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The physics of sound?

  1. Jun 29, 2013 #1
    I've been trying to teach myself the physics of sound. Specifically ive been trying to find out the variables that make up the human voice- the entirety of what separates one voice from another.

    But after browsing through one too many overly technical wikipedia articles, and finding one two many sites that only scratches the surface of how sound works, i'm at a loss.

    Could anyone recommend a text theyve had an experience with, or another source of learning?

    Would be greatly appreciated! :)
  2. jcsd
  3. Jun 29, 2013 #2

    Simon Bridge

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    voices are very complex - you will need to build up your ideas about how sound works slowly, a bit at a time.
    Any standard freshman college text will give you the basics - develop from there.

    The human voice requires understanding interference and diffraction wrt the changing geometries of the different elements of the human vocal apparatus. Everything from the chest-cavity, lungs, diaphragm, vocal chords, ear-voice feedback and so on. Just the shape of the mouth changes the voice, so does the air pressure through the vocal chords, position of the toungue ... see what a project you have set yourself?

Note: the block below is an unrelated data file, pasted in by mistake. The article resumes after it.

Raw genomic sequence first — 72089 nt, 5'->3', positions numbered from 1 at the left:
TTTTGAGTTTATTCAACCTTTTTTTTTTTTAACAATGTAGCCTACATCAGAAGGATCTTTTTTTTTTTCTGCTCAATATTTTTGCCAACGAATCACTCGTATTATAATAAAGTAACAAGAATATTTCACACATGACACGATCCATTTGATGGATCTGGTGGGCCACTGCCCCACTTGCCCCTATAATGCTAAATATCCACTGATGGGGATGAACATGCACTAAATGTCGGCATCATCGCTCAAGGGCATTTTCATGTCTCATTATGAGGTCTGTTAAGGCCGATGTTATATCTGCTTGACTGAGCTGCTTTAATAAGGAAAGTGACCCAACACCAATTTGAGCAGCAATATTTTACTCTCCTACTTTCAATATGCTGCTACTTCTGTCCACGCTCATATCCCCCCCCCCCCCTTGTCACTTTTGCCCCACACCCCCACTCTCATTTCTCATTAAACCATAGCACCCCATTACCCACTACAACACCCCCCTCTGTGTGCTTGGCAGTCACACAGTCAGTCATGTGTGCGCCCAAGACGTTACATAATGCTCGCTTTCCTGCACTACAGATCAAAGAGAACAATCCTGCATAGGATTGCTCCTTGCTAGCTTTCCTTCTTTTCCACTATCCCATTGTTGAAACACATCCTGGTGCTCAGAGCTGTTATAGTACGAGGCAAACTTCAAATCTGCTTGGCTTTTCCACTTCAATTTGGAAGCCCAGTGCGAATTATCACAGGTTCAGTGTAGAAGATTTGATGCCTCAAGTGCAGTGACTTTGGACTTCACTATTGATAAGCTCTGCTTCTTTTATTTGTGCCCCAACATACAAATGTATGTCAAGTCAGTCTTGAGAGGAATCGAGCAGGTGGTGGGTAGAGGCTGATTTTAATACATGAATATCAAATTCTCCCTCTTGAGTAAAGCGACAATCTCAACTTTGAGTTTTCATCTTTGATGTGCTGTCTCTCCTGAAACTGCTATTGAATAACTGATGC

But you can simplify the process by figuring what you want to use the final understanding for.
  4. Jun 29, 2013 #3
    Here's a fun little video showing among other things how the human voice can be visualized through a spectrum analysis. You get to learn a little about the FFT and oscilloscopes along the way.

  5. Jun 29, 2013 #4
    Sounds exciting! And it definitely sounds like there's lots of material to keep me busy. It's reassuring that it's expected to take me some time to work up to, because i wasnt sure if my confusion was justified or not.

    Thanks for the help!
  6. Jun 29, 2013 #5
    Really cool resource! Thanks for the tip!
  7. Jun 29, 2013 #6
    That's what I'm here for, mpatryluk :wink:
  8. Jun 29, 2013 #7

    Simon Bridge

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    I remember a teaching demo where I showed, on an oscilloscope, how different musical instruments have different sounds even when playing the same note and tried it with voices ... and discovered a student with perfect pitch. Watching the jagged voice waveform settle into a sine wave was creepy.

    Anyway - a good first step is to see if you can work out how different instruments get different sounds.
    Pick instruments that have basically the same way of making the sound but still sound different playing the same note. Keep things as much the same as you can without actually having the same instrument and keep it simple so you can build the instruments yourself.

    Good luck and have fun.
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